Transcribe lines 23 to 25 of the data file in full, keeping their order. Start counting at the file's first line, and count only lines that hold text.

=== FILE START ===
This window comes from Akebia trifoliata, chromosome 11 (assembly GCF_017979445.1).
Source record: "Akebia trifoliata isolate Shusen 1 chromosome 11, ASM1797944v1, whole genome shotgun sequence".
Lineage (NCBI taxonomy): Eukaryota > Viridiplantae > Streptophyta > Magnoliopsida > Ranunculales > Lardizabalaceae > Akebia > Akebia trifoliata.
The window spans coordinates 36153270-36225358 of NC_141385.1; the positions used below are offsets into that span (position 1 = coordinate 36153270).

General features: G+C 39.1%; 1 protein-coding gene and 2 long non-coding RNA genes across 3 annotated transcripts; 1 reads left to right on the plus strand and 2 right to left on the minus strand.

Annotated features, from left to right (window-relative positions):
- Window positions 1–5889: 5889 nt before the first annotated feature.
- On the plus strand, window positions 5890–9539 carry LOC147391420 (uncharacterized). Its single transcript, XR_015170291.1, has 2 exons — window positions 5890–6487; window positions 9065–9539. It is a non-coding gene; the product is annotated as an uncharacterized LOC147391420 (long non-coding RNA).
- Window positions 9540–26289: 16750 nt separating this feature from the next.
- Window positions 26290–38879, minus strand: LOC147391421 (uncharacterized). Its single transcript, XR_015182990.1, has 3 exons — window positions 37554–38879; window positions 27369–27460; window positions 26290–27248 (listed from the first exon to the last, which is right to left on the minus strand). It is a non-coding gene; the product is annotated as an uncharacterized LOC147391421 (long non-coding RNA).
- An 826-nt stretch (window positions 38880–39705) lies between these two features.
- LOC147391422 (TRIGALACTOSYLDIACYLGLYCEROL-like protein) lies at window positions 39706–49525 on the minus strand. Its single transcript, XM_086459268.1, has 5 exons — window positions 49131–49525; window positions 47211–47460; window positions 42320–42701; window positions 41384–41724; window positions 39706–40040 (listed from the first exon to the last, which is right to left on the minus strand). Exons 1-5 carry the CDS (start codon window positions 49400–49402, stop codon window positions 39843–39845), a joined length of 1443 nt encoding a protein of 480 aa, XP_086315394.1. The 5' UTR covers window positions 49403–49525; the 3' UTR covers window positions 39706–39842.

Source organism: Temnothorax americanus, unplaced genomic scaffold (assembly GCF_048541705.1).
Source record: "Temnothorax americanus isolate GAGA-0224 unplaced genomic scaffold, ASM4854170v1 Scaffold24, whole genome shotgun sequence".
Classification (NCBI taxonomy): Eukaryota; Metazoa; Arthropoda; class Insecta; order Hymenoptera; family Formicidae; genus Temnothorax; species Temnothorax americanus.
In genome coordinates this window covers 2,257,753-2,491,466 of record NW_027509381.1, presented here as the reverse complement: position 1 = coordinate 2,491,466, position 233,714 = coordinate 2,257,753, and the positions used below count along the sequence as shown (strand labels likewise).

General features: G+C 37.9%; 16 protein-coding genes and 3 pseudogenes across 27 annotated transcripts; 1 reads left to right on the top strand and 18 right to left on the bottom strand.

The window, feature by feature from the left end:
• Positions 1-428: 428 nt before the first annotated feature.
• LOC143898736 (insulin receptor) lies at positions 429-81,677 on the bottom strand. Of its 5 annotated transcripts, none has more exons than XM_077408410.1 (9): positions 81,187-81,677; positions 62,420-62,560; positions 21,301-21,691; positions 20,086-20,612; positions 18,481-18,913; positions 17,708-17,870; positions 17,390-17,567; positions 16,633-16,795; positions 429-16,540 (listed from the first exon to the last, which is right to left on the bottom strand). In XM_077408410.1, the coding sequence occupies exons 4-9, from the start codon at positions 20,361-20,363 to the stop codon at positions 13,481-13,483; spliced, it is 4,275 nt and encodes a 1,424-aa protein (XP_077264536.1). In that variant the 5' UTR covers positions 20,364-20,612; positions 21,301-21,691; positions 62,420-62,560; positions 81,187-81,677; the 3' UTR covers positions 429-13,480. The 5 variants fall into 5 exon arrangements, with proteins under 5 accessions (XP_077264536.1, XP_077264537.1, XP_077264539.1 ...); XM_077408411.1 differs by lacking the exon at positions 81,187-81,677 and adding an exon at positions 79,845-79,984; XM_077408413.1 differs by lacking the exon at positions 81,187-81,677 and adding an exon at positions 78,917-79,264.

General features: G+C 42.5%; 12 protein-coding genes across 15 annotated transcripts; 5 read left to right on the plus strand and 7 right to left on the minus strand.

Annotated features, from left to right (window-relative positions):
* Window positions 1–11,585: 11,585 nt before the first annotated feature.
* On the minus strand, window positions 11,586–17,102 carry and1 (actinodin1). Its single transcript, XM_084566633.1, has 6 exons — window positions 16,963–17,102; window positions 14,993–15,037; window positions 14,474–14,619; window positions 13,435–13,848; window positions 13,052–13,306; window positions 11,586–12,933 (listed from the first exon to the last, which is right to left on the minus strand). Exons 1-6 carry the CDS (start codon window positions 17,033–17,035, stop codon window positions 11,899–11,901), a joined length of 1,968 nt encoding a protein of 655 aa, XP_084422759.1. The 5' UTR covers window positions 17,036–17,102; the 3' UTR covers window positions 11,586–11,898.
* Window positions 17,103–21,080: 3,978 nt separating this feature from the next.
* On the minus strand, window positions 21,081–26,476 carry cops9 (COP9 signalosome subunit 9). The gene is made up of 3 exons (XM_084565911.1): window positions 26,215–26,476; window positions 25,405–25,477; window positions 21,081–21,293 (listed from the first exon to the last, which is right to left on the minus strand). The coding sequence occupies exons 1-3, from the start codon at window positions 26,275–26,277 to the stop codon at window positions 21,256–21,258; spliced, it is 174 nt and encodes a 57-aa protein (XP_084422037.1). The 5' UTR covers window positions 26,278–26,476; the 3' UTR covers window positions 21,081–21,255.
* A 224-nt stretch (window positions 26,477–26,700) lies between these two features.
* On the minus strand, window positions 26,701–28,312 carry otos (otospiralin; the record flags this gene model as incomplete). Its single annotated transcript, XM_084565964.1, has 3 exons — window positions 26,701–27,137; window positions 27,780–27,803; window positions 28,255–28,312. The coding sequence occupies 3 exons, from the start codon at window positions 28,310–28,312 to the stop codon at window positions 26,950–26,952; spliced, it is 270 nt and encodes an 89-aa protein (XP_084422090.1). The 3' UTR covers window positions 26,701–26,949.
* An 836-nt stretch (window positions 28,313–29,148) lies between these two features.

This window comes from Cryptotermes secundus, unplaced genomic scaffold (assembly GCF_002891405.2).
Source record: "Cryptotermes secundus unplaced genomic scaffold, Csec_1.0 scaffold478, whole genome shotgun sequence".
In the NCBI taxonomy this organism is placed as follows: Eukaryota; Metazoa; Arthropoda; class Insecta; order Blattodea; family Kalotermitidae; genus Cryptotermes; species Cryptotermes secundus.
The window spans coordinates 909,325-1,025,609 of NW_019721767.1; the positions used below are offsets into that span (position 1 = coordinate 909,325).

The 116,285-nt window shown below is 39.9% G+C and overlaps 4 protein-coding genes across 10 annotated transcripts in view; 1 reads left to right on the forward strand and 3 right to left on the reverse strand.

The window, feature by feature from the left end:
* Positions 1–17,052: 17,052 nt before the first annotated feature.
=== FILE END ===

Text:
* Window positions 1–11,585: 11,585 nt before the first annotated feature.
* On the minus strand, window positions 11,586–17,102 carry and1 (actinodin1). Its single transcript, XM_084566633.1, has 6 exons — window positions 16,963–17,102; window positions 14,993–15,037; window positions 14,474–14,619; window positions 13,435–13,848; window positions 13,052–13,306; window positions 11,586–12,933 (listed from the first exon to the last, which is right to left on the minus strand). Exons 1-6 carry the CDS (start codon window positions 17,033–17,035, stop codon window positions 11,899–11,901), a joined length of 1,968 nt encoding a protein of 655 aa, XP_084422759.1. The 5' UTR covers window positions 17,036–17,102; the 3' UTR covers window positions 11,586–11,898.
* Window positions 17,103–21,080: 3,978 nt separating this feature from the next.